HP: New Strategies for Virtualization, Consolidation

Research commissioned from IDC suggests that solution providers emphasizing cost savings of server consolidation and virtualization solutions should start shifting the focus toward business problem solving.

June 7, 2006

3 Min Read
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Solution providers emphasizing cost savings of server consolidation and virtualization solutions should start shifting the focus toward business problem solving.

That's the word from Hewlett-Packard, which commissioned research from IDC to demonstrate that businesses are starting to look at new server technologies as more than a way to save a few bucks in the data center. They are looking at server consolidation and virtualization as strategies to improve business processes and quickly provision new services for customers, according to HP executives.

"If [solution providers] are having a cost-cutting dialog they are missing an opportunity to add new products and high-margin services in the mix," Steve Fink, director of IT Consolidation Solutions at Hewlett-Packard, Palo Alto, Calif.

He pointed to University of Utah, which used virtualization to consolidate workloads to save the IT group from purchasing 80 additional servers in the first phase of the project. The money saved on servers is now redirected to purchase storage that will be used for an electronics record project at the 500-bed facility, said Bryan Peterson, principal systems engineer for the data resource center at the University of Utah, Salt Lake City. Though money is being saved in aggregate, Peterson noted that the success of the project is being measured not by cost reduction but by patient satisfaction via regular surveys.

Peterson said University of Utah worked on the project with Avnet Enterprise Solutions, the former division of distributor Avnet that merged with Phoenix-based Calence late last year.Fink, who once worked for a Compaq VAR, said customers are starting to transition from a "cost imperative" to a "business imperative" when it comes to managing an IT infrastructure. He said conversations over the past few years have centered on saving costs in the data center, but this year, companies are eyeing growth again and are looking at ways IT can help them reach business objectives.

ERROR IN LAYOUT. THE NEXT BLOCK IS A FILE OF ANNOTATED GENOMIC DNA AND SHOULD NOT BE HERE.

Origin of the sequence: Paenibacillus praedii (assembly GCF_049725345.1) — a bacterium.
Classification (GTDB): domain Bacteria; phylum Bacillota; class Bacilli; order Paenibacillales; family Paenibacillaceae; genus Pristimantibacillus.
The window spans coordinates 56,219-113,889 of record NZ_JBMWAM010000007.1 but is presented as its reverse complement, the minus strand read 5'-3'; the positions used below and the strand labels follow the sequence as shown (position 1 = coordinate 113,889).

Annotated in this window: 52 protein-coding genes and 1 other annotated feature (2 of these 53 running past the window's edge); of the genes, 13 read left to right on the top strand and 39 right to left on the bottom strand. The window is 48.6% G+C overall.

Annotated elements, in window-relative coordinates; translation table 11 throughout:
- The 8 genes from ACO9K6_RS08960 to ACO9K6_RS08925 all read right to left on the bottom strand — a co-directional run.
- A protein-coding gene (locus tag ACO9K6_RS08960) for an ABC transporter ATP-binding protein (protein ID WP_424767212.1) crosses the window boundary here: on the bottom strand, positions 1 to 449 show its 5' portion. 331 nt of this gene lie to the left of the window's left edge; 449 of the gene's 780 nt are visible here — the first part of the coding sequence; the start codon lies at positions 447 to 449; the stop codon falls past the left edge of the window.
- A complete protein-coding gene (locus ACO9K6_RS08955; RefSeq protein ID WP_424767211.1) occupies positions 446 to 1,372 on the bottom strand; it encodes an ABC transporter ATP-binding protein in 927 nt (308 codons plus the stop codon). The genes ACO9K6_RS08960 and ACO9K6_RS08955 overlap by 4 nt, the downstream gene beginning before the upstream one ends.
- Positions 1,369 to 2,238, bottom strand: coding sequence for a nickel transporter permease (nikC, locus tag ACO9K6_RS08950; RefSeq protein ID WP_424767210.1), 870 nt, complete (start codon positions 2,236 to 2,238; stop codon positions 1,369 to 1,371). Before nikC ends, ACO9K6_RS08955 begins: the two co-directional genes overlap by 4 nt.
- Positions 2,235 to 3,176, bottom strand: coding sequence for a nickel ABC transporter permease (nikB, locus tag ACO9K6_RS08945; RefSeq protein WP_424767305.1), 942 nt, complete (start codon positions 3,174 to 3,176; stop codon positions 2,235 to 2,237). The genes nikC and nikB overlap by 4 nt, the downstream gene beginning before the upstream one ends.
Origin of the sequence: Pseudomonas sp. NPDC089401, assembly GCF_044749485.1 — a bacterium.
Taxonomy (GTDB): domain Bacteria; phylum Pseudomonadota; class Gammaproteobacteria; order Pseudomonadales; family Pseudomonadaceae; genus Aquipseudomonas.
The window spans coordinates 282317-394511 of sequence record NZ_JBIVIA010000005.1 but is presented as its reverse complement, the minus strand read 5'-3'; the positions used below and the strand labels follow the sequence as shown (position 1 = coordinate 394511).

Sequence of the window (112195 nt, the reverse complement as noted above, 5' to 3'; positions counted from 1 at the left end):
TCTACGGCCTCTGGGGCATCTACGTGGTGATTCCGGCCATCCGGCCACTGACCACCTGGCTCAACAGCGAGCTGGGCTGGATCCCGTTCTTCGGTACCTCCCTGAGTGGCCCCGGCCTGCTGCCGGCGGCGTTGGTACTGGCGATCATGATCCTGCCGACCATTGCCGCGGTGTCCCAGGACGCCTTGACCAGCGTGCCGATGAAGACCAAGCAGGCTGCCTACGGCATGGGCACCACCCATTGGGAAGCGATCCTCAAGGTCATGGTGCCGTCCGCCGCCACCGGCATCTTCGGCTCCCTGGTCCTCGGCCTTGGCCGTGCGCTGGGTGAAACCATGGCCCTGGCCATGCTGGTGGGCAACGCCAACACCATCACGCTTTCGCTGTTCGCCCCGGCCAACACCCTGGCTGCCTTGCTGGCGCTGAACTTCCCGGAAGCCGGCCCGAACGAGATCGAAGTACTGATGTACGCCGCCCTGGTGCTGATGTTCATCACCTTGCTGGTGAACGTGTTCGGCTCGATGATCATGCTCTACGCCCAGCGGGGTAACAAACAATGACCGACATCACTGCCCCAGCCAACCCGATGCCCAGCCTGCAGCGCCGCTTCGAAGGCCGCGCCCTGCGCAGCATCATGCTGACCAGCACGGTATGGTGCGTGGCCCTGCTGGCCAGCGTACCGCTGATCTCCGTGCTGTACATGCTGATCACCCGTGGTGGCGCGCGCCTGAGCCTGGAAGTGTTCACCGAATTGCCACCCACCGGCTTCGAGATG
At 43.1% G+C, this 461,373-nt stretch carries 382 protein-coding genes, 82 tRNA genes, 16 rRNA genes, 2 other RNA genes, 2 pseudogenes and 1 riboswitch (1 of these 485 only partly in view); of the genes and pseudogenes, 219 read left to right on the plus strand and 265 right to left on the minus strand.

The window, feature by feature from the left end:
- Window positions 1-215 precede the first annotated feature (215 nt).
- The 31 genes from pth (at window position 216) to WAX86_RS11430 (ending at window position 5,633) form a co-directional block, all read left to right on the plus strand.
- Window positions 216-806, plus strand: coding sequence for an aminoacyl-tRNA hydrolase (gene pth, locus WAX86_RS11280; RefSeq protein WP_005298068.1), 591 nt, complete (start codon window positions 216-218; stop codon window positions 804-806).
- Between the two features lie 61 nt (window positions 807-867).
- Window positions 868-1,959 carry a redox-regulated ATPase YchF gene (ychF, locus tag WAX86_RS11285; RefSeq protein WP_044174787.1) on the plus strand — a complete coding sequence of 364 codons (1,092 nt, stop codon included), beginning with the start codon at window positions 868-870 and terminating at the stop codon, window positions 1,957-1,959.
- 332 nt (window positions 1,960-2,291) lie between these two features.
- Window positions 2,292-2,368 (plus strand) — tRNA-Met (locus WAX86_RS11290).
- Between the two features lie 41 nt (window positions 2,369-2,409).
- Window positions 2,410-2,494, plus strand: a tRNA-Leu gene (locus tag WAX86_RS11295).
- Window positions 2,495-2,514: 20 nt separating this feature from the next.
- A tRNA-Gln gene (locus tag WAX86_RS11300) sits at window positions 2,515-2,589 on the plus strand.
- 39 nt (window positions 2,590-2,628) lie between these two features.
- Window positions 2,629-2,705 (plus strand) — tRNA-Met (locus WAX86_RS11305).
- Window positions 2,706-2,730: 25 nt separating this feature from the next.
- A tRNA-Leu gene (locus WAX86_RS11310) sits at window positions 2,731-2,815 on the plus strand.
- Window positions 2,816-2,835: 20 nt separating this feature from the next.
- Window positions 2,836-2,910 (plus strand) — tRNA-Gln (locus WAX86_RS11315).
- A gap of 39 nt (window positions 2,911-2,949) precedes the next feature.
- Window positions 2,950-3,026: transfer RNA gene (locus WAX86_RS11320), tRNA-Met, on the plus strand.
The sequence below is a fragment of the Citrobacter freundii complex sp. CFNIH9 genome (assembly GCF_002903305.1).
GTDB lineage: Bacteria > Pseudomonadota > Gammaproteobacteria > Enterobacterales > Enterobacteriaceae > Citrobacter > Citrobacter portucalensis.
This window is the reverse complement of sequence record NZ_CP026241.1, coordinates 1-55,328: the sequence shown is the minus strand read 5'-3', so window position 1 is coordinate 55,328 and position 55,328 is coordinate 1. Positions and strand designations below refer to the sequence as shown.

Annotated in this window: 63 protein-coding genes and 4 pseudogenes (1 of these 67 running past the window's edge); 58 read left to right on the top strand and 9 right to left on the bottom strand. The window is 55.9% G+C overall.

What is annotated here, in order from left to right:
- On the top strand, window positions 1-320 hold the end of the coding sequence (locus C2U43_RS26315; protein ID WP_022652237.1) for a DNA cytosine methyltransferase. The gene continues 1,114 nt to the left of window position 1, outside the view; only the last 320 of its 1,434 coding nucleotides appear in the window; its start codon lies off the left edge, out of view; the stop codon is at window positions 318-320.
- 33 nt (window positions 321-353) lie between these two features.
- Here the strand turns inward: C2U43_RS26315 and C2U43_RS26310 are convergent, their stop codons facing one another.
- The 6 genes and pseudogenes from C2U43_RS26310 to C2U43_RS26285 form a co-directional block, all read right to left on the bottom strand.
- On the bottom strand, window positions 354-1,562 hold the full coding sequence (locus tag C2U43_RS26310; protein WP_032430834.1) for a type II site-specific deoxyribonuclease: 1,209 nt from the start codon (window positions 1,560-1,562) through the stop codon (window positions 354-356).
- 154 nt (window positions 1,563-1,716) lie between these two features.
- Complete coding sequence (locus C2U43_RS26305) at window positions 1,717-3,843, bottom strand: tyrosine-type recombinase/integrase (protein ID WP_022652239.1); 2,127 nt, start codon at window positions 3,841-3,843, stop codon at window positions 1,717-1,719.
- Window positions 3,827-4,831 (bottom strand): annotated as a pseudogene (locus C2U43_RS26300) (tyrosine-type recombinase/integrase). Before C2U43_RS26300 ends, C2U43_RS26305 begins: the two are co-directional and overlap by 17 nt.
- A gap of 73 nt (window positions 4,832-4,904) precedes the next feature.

In a recent survey of IT executives, for example, IDC reported that 30.3 percent pointed to increased customer satisfaction as a key business goal, just slightly under reducing costs, which was chosen by 30.8 percent of respondents.

Additionally, IDC said respondents rated improving use of IT staff time, reduction in manually intensive IT tasks and better service levels as more important than reducing costs and reducing IT staff head count. The report was based on 204 responses.

Chad Williams, manager of public sector at Matrix Integration, a Jasper, Ind.-based systems integrator, said many solution providers are talking up the cost benefits of consolidating 50 servers and most businesses are open to hearing about it. But, he believes, only a few solution providers and customers currently are thinking about improved employee service derived from managing fewer servers through a virtualization and consolidation implementation.

With consolidated servers, customers have fewer pieces of equipment to monitor and upgrade, so it is easier to manage the system, and time saved can be used by IT to focus on better employee service. "So from the customer's perspective it is going to help maintain the most current, best performing equipment, and it is much, much easier to support and maintain," he said.As part of its study of 420 senior IT managers and directors in May and June, IDC said 22 percent of the respondents reported maintaining virtualized servers and 45 percent of all planned server deployments were seen has potential virtualization candidates.

IDC also noted that once adopted, virtual machines are being quickly applied to key enterprise applications. More than 50 percent of all virtual machines currently are running production level application, the research firm reported.

Additionally, technologies used for consolidation are growing faster than the overall market, according to IDC.

IDC said the compound annual growth rate (CAGR) of servers for consolidation is 8.6 percent while the overall IT market server CAGR growth is 2.7 percent. Moreover, Matthew Eastwood, IDC's program vice president of global enterprise services, said four-way x86 servers in the first quarter grew 20 percent while the overall x86 server market grew 6 percent.

The storage consolidation CAGR is 7.7 percent compared to an overall market CAGR of 3.1 percent.0

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